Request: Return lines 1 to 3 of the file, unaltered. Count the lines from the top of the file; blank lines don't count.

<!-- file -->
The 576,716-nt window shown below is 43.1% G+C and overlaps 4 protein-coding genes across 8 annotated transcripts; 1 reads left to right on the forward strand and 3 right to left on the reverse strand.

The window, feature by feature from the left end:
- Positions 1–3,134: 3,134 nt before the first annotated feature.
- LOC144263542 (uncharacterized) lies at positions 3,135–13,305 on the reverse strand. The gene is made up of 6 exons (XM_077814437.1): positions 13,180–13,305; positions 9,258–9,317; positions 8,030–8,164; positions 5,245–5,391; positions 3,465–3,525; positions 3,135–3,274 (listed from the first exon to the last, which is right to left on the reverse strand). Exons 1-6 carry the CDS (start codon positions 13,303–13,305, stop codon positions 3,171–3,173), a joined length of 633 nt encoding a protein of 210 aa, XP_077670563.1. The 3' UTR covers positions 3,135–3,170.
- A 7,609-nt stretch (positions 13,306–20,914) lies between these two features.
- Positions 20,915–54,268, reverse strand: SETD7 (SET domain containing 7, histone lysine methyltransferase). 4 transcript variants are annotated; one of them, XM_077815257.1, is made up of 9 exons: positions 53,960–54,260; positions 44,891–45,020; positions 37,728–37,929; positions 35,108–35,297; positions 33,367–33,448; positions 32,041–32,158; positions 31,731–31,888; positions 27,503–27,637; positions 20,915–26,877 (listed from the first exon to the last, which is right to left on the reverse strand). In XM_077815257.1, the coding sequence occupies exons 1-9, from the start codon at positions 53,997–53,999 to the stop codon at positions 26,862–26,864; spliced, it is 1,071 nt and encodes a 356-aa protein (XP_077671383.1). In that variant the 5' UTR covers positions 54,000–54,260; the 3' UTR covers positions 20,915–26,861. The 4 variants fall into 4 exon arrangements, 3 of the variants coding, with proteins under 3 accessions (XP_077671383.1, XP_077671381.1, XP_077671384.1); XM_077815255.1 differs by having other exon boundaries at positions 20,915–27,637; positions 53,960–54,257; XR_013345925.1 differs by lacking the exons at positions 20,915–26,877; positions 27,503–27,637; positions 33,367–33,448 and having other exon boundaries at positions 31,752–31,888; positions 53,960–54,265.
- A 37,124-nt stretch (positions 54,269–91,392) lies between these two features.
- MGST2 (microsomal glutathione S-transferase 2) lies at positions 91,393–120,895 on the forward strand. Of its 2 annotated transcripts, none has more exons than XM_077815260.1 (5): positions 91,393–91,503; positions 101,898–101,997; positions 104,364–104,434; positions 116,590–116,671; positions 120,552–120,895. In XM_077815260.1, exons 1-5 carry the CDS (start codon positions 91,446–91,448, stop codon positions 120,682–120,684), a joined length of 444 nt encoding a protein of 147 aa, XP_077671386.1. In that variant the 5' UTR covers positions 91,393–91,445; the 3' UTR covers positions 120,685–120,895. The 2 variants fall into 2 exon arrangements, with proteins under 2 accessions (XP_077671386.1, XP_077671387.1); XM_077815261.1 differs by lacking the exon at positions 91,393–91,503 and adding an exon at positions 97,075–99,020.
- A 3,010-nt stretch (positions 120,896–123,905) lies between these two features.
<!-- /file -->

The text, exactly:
The 576,716-nt window shown below is 43.1% G+C and overlaps 4 protein-coding genes across 8 annotated transcripts; 1 reads left to right on the forward strand and 3 right to left on the reverse strand.

The window, feature by feature from the left end:
- Positions 1–3,134: 3,134 nt before the first annotated feature.